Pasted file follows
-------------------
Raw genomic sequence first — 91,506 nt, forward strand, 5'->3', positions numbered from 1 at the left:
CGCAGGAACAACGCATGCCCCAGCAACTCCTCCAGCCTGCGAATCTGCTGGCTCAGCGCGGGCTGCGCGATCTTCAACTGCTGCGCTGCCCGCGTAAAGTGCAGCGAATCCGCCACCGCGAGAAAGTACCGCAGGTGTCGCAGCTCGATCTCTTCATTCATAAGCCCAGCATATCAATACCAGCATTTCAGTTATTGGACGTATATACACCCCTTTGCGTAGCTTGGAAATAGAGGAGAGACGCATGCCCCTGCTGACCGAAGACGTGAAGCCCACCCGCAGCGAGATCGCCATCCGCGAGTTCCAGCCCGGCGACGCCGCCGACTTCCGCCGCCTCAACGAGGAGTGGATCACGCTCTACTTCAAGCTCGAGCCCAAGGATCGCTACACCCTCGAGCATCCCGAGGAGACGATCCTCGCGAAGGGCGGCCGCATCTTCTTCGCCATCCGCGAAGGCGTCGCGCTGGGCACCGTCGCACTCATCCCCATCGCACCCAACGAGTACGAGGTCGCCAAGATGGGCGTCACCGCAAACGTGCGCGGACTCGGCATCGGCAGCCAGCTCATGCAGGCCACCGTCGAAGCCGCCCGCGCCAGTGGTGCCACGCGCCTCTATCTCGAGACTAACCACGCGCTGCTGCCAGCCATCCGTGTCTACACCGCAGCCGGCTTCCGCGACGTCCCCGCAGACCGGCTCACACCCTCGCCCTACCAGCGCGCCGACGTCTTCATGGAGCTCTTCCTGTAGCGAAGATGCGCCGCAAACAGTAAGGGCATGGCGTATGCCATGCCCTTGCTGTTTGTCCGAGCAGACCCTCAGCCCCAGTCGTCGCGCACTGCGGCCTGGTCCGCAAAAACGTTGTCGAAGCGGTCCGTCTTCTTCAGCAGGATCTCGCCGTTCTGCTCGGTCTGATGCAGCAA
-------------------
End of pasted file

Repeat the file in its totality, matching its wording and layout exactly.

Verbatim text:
Raw genomic sequence first — 91,506 nt, forward strand, 5'->3', positions numbered from 1 at the left:
CGCAGGAACAACGCATGCCCCAGCAACTCCTCCAGCCTGCGAATCTGCTGGCTCAGCGCGGGCTGCGCGATCTTCAACTGCTGCGCTGCCCGCGTAAAGTGCAGCGAATCCGCCACCGCGAGAAAGTACCGCAGGTGTCGCAGCTCGATCTCTTCATTCATAAGCCCAGCATATCAATACCAGCATTTCAGTTATTGGACGTATATACACCCCTTTGCGTAGCTTGGAAATAGAGGAGAGACGCATGCCCCTGCTGACCGAAGACGTGAAGCCCACCCGCAGCGAGATCGCCATCCGCGAGTTCCAGCCCGGCGACGCCGCCGACTTCCGCCGCCTCAACGAGGAGTGGATCACGCTCTACTTCAAGCTCGAGCCCAAGGATCGCTACACCCTCGAGCATCCCGAGGAGACGATCCTCGCGAAGGGCGGCCGCATCTTCTTCGCCATCCGCGAAGGCGTCGCGCTGGGCACCGTCGCACTCATCCCCATCGCACCCAACGAGTACGAGGTCGCCAAGATGGGCGTCACCGCAAACGTGCGCGGACTCGGCATCGGCAGCCAGCTCATGCAGGCCACCGTCGAAGCCGCCCGCGCCAGTGGTGCCACGCGCCTCTATCTCGAGACTAACCACGCGCTGCTGCCAGCCATCCGTGTCTACACCGCAGCCGGCTTCCGCGACGTCCCCGCAGACCGGCTCACACCCTCGCCCTACCAGCGCGCCGACGTCTTCATGGAGCTCTTCCTGTAGCGAAGATGCGCCGCAAACAGTAAGGGCATGGCGTATGCCATGCCCTTGCTGTTTGTCCGAGCAGACCCTCAGCCCCAGTCGTCGCGCACTGCGGCCTGGTCCGCAAAAACGTTGTCGAAGCGGTCCGTCTTCTTCAGCAGGATCTCGCCGTTCTGCTCGGTCTGATGCAGCAA